Left: Jay from "Spy Superb", Right: Mr. Mammoth from "Mr. Mammoth", Dark Horse Comics

Repeating character types is the thing I probably hate most. I hate reading those types in stories and so the base of each of my books starts with taking a character like that – a stock type – and figuring out how to make them more real. To not be a type. But be real. I end up basing a lot of it on real people I know – exaggerated aspects of them – and myself in some cases. With Spy Superb it was fun to contrast a guy – Jay – who has all the drive in the world but literally none of the talent to back it up. What happens to someone like that? And for Mr. Mammoth – we have the other extreme – a guy with this amazing talent to solve crimes but a complete unwillingness to profit from it.

Spy Superb, Cover by Matt Kindt & Sharlene Kindt, Dark Horse Comics

CBY: The last time you worked with your wife, Sharlene, was in 2018 when Dept. H ended. Now, you’ve returned to working together with Spy Superb. What’s it like to work with your spouse on a book? How is the process different than working with someone else?

MK: There’s a level of trust and understanding that we share – that I will never have with anyone else. We’ve been together for more years than we haven’t. We know each other better than any other person on earth. So taking all of that into a project makes it something unique. Unreplicatable. We push and challenge each other. She makes me redraw bad drawings – and think about story in a different way…which seems simple – but is invaluable to get honest feedback that’s coming from a place of love. It means everything.

Mr. Mammoth, Page 2, Interior Art by Jean-Denis Pendanx, Dark Horse Comics

CBY: Similar to the last question, you are a writer and an artist and seem at ease being the sole creator or working with a team. How does your writing process differ when you are the writer & penciller, in a book like Spy Superb, vs. when you are only the writer, like in Mr. Mammoth, which sees Jean-Denis Pendanx take the reins on art? Do your scripts differ greatly from a typical comics script due to your art experience?

MK: With a book like Spy Superb where I’m writing and drawing – the process is very hands-on. I’m able to visualize the entire story as I’m writing it, which means I can make changes on the fly and fine-tune the pacing and layout with each page and each issue. I have full and total control over the final product. If it needs an extra 8 pages each issue (it did)…then I add it. No questions asked. No problems. Just…a few more late nights at the studio.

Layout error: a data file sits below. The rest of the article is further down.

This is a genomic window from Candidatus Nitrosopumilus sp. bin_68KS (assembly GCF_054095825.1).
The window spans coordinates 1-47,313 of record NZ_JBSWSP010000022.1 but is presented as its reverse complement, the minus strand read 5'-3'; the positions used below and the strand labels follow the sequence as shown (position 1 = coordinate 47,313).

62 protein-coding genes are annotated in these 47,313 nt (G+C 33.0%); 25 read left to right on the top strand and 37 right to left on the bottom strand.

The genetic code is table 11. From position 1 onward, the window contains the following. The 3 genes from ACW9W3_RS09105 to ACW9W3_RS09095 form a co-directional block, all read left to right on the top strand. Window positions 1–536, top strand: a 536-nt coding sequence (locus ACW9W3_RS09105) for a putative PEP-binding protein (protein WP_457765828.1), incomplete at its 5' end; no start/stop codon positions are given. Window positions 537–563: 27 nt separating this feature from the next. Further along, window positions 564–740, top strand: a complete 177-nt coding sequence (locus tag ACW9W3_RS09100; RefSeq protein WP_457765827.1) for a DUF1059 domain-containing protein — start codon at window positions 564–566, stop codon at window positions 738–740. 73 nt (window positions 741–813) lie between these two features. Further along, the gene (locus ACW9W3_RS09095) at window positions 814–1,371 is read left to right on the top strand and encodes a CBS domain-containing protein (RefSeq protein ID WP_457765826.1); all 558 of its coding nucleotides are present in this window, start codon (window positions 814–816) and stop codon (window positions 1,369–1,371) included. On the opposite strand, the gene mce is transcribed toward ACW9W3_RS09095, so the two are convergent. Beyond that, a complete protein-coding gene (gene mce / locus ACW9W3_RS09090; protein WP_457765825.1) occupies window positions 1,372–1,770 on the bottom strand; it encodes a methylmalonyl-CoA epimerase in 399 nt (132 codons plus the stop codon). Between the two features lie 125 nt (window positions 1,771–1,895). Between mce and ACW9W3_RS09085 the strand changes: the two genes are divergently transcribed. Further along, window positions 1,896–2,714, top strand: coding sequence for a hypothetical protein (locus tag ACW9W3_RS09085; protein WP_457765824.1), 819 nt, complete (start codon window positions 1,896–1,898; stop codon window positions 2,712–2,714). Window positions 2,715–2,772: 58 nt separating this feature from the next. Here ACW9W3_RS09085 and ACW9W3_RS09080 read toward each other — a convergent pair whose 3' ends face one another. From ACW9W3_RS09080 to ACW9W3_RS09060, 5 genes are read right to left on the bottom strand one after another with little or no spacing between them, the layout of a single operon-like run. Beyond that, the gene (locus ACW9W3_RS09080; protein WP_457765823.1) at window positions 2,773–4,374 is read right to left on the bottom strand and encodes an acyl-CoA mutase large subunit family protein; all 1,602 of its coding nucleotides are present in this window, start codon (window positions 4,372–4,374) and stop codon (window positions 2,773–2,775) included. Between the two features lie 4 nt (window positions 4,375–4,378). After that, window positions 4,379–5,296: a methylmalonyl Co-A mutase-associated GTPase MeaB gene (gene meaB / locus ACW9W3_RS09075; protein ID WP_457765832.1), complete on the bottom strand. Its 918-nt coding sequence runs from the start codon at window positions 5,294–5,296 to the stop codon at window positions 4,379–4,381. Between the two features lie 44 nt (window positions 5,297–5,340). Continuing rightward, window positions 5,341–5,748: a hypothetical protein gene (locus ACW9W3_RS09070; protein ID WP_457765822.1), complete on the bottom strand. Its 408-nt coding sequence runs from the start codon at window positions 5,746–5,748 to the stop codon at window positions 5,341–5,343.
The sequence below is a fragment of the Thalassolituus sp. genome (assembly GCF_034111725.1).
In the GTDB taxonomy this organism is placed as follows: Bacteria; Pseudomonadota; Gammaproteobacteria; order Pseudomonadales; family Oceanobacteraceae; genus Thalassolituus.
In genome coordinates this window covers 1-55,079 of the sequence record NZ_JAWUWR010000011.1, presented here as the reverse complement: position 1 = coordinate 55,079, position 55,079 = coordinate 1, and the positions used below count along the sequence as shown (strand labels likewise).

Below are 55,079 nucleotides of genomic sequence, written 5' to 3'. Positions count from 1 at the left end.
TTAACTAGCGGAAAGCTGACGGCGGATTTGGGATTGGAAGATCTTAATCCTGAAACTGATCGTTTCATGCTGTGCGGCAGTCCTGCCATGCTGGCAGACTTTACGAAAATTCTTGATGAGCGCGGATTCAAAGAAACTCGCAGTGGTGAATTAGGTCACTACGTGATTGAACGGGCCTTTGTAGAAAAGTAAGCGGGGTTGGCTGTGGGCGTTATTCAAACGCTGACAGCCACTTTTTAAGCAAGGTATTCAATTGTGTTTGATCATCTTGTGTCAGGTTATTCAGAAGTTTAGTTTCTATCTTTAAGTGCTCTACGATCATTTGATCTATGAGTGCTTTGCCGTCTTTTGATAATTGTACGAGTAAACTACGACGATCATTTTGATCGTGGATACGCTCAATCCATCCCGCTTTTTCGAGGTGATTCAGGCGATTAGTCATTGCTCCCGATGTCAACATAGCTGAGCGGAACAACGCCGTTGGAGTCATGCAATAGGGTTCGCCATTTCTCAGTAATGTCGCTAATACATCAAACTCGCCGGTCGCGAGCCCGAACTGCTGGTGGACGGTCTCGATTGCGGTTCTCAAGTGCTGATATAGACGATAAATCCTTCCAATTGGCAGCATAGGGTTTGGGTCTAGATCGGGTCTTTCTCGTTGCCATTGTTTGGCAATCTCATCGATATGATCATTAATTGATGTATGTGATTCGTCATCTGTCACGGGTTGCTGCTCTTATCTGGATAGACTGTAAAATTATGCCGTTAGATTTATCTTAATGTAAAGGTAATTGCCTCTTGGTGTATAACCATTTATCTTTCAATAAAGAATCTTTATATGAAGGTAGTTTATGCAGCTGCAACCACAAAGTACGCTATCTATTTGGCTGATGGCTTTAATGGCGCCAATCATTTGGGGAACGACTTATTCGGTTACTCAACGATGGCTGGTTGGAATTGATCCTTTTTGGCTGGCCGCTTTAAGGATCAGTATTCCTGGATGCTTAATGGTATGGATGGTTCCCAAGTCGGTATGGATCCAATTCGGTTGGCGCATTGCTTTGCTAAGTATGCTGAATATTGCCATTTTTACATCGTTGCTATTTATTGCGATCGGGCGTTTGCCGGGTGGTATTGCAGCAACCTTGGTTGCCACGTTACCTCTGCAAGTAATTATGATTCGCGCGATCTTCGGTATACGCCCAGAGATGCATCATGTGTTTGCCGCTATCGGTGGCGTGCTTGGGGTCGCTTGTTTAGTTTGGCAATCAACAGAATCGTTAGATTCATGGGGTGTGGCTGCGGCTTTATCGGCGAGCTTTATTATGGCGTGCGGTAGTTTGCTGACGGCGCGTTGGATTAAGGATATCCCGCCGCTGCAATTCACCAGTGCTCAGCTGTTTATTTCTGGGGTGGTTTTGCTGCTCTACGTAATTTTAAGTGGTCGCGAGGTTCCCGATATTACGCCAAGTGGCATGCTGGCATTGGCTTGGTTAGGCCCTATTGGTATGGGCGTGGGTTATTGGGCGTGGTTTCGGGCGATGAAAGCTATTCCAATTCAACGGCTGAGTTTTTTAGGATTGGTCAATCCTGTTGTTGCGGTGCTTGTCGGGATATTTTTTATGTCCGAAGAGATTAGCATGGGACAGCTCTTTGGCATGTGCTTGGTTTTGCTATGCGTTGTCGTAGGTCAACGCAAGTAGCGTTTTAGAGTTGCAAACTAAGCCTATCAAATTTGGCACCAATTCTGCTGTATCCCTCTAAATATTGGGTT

But when I’m working on a project like Mr. Mammoth where I’m only the writer, things are a bit different. I have to rely on Jean-Denis Pendanx (a real legend) to bring the story to life. I can picture it all I want – but if I don’t convey that properly via words – and he doesn’t execute – it could really just fall apart. We had a lot of discussions on visuals and setting. I keep an open mind – the beauty of collaboration is that you’re working with another mind that has its own amazing ideas – so I always keep my mind open. The goal is to get the best possible book at the end. Egos are left at the door.

CBY: Many of these new books have been or are going to be published by your new Dark Horse imprint, Flux House. One of your goals with this was to make comics that are also “art objects”. What inspired you to do this? Is it an argument against the common view of comics as cheap, disposable media?

MK: The idea of creating comics as art objects is one that I’ve always been thinking about…and sometimes executing. I did a MIND MGMT book and record that I think qualifies. The MIND MGMT board game is another contender. It’s story and it’s functional. The art object is a physical manifestation of the artist’s idea – of the story. And comics – in its unique form, gives itself over to a perfect opportunity to merge art and story into this third thing – the physical object. That can be functional and beautiful at the same time.

CBY: Thanks, Matt!